Sunday, February 13, 2011

The Celebrating of CNY

While I was walking to go inside St. Joe's this morning, I considered how many non-Chinese people might be wearing some sort of Chinese clothing today for the lunch in the parish hall. It might have been the practice of the useless rich to throw parties or dinners in which the attire and food of another culture becomes the theme (the British aristocracy dressing up like Indians?); this practice seems to have spread downwards to the middle class. Why can't everyone be Chinese "for a day"? But is it respectful to the members of that culture? Defenders would say they are paying tribute to that culture (or civilization). It seems a rather superficial way, one consonant with consumerism -- dressing up and enjoying the food. "But I also have Chinese friends!"

On FB I have now seen photos of two weddings in which the bride or members of her bridal party dressed up in saris. The brides were "white," while the grooms were Indian. The weddings took place in Catholic churches, and I suspect the brides and grooms were Catholic. In such instances, wearing clothing from another culture is usually intended as a way to show respect to the culture of the other person. In a way it might even be appropriate in certain cultures and situations that the bride do so, since she is leaving her family and entering a new household.* But, they are all living in the United States. (I note that the grooms did not wear Indian dress, but tuxedos. A compromise? Or were they not as interested in doing the ethnic thing as their brides?) Someone could say that clothing is insignificant with respect to representing a culture--one can wear the clothing or eat the food without embracing the culture's beliefs, values, and customs. The donning of foreign garb can thus be an acknowledgement of another's cultural and ethnic heritage and at the same time be a rather superficial action. The wearer may look different on the outside, but he is still the same on the inside. Similarly, for a member of that cultural or ethnic group, the act of wearing his native clothing can just be a symbol of ethnic pride or a matter of "remembering one's roots."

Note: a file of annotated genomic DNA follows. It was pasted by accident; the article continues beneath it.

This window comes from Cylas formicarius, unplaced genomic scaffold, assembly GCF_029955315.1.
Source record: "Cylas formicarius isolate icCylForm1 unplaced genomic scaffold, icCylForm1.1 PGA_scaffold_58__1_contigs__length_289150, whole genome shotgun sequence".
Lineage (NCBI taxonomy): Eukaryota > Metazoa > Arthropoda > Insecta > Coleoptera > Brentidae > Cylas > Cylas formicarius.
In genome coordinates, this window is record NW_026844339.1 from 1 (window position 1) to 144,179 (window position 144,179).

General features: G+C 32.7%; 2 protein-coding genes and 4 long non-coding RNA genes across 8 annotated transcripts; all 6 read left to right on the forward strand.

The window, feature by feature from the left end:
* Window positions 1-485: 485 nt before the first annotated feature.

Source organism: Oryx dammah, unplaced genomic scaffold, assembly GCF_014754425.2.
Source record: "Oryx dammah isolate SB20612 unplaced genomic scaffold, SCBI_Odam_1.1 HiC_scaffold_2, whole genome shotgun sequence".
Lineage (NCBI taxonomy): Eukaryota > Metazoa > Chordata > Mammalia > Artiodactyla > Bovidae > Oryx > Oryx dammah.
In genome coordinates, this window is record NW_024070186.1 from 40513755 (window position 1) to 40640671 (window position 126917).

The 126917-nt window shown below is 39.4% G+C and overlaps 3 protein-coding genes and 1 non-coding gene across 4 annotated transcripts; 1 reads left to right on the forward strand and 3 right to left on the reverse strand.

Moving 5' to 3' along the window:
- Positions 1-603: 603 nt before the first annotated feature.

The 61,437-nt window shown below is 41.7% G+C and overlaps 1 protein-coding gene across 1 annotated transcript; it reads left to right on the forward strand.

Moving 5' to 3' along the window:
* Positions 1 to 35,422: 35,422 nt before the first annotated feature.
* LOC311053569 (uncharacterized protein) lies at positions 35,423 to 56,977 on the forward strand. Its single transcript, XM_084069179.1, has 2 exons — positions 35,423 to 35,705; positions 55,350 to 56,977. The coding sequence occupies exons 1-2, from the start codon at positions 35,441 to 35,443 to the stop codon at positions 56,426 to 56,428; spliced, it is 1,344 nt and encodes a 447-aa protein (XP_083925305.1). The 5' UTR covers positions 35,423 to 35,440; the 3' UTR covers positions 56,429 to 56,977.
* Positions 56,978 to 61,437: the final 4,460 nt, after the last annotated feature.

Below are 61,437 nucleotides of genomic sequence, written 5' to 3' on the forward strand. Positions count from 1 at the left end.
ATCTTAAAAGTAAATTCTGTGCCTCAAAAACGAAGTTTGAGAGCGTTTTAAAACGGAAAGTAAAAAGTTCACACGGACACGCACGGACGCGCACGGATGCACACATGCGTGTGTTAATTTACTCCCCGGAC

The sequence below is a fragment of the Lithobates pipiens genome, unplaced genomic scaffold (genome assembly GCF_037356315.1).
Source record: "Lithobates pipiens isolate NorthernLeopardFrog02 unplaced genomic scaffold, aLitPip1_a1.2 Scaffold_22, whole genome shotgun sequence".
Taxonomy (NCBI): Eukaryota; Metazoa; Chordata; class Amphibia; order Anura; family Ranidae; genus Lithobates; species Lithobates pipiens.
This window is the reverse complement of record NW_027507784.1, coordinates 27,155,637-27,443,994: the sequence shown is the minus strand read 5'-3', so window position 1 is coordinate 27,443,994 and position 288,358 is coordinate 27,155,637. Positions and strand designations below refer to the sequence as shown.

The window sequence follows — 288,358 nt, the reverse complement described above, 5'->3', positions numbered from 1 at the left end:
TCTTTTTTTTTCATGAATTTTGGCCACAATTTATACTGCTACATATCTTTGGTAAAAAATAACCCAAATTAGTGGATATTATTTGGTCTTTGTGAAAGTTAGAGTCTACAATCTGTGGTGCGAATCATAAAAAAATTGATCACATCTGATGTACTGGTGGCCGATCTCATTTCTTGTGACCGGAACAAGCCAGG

Maybe homogeneity with respect to clothing and food and other things (for the sake of preserving identity) should not be taken to an extreme -- it's the spirit of being assimilated that matters. Still, I had second thoughts about whether or not I would ask my bride to wear Chinese clothing for the wedding, if she were not Chinese. Would this phenomena of cross-cultural dressing be diminished once the cheap energy that enables consumerism is gone? Probably, except in multicultural communities with local clothing makers.  As the wearing of another culture's fashion happens only for special occasions, it does not seem to be a serious problem, if it is a problem at all. But if it becomes established as daily wear by members of that culture, it can be a means of upholding a different identity. Family lineage, association with others of that ethnicity, beliefs and customs are more important with respect to developing and reinforcing identity, but clothing is a symbol of a culture and represents a group. (That sort of association exists because we are not angelic beings, nor do we live by pure reason alone; we make use of the senses in our knowing.)